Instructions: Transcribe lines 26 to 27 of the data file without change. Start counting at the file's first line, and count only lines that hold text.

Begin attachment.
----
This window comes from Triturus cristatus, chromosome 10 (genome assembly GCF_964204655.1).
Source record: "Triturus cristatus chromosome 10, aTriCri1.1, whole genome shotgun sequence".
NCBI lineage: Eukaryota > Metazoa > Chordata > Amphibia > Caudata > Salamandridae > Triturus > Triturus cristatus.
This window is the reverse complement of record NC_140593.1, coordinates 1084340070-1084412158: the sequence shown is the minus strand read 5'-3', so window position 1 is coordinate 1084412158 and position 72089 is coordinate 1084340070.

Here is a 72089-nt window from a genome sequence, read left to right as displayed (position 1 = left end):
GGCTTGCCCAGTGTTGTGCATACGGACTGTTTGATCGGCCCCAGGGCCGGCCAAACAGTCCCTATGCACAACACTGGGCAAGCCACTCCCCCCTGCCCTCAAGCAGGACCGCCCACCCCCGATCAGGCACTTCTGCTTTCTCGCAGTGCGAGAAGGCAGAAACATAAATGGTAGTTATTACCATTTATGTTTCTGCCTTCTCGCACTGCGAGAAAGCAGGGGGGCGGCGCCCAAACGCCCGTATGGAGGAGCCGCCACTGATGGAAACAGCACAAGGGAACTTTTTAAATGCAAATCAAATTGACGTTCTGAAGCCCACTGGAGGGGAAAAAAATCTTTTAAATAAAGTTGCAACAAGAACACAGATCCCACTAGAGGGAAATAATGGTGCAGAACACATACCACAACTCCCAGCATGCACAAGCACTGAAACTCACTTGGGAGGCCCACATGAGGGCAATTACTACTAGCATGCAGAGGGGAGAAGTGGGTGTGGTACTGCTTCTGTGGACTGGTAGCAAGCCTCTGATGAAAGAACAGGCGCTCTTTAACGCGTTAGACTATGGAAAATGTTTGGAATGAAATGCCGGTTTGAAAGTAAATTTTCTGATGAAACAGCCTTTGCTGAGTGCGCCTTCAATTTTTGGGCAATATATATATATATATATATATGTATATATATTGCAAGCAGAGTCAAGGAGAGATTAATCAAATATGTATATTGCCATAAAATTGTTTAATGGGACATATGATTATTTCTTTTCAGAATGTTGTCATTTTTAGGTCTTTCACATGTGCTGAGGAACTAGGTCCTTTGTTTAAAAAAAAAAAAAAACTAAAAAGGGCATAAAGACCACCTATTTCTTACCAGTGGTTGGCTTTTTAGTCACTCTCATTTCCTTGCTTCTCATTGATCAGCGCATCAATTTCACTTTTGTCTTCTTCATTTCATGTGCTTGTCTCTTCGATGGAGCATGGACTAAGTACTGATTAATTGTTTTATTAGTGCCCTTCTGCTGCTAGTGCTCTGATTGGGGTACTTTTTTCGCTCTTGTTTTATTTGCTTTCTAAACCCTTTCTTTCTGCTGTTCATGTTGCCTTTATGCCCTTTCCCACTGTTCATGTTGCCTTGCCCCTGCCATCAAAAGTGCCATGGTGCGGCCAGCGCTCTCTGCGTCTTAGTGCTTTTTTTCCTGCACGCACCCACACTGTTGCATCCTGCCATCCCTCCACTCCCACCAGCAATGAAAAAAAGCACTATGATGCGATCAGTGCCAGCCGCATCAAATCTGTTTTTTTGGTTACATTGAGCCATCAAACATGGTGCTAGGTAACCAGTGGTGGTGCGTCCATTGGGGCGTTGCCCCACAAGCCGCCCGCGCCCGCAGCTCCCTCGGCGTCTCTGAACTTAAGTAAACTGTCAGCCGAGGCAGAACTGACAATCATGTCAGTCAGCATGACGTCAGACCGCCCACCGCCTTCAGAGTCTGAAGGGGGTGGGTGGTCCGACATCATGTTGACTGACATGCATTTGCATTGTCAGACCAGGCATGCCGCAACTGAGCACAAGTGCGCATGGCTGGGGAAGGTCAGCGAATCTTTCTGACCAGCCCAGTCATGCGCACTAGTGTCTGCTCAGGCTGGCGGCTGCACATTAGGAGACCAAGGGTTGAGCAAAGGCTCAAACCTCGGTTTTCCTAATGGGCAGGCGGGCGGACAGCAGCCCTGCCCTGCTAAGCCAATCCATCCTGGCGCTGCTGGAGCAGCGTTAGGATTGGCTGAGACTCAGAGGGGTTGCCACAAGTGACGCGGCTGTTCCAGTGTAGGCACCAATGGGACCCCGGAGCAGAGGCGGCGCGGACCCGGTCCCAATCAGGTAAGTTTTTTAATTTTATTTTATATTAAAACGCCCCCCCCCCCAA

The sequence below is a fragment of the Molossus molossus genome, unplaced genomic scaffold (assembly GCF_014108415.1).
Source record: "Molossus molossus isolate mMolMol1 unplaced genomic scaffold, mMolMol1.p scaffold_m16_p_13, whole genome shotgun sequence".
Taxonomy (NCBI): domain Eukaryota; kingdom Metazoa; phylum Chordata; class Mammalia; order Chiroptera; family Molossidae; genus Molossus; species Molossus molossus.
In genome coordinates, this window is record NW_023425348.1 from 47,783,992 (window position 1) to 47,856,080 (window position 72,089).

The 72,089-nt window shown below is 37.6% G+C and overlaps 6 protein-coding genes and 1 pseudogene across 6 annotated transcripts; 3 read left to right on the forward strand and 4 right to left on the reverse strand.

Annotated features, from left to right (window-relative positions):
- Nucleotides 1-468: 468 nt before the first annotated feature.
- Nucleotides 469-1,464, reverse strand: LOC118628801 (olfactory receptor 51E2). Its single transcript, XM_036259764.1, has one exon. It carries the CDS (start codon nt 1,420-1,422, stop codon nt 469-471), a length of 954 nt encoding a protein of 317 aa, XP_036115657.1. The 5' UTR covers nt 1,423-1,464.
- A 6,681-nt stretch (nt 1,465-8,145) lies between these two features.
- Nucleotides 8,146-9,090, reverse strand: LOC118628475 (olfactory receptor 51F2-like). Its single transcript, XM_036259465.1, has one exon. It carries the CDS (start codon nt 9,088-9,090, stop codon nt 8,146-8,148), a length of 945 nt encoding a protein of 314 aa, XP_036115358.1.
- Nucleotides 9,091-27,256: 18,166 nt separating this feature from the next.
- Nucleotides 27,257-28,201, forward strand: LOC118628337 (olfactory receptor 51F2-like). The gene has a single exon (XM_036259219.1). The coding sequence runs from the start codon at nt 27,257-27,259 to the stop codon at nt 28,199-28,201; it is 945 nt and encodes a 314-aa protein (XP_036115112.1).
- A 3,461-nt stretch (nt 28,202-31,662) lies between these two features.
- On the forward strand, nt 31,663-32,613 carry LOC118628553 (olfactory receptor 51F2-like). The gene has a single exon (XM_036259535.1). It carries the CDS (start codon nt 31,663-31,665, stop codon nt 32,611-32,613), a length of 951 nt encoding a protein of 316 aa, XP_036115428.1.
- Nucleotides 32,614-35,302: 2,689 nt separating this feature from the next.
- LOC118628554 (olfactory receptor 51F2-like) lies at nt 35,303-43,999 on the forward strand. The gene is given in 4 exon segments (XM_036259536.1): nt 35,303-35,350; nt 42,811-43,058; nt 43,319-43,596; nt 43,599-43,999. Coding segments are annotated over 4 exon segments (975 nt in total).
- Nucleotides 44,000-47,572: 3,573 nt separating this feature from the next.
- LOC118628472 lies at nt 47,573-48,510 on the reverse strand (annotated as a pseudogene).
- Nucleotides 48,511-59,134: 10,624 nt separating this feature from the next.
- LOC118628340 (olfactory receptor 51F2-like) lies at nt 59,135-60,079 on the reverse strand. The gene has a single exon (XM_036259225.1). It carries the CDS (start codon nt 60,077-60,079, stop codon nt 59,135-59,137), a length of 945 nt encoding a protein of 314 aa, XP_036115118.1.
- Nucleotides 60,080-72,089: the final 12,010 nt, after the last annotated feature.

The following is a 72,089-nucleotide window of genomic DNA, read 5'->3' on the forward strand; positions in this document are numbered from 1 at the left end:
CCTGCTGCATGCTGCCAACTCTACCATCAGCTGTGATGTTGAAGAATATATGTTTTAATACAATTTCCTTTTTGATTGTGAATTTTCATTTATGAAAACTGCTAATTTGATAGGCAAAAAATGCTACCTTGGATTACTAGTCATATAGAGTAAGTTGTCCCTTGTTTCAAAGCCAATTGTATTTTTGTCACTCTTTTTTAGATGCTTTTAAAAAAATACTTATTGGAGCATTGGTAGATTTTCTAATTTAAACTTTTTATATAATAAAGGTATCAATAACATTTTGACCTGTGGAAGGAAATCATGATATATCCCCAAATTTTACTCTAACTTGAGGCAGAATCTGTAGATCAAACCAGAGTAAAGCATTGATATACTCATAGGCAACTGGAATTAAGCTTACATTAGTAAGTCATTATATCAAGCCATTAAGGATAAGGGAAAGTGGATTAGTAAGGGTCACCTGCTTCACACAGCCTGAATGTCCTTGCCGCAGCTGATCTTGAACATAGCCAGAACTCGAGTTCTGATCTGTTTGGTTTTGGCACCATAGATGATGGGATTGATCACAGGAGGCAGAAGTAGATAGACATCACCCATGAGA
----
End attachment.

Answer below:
- LOC118628340 (olfactory receptor 51F2-like) lies at nt 59,135-60,079 on the reverse strand. The gene has a single exon (XM_036259225.1). It carries the CDS (start codon nt 60,077-60,079, stop codon nt 59,135-59,137), a length of 945 nt encoding a protein of 314 aa, XP_036115118.1.
- Nucleotides 60,080-72,089: the final 12,010 nt, after the last annotated feature.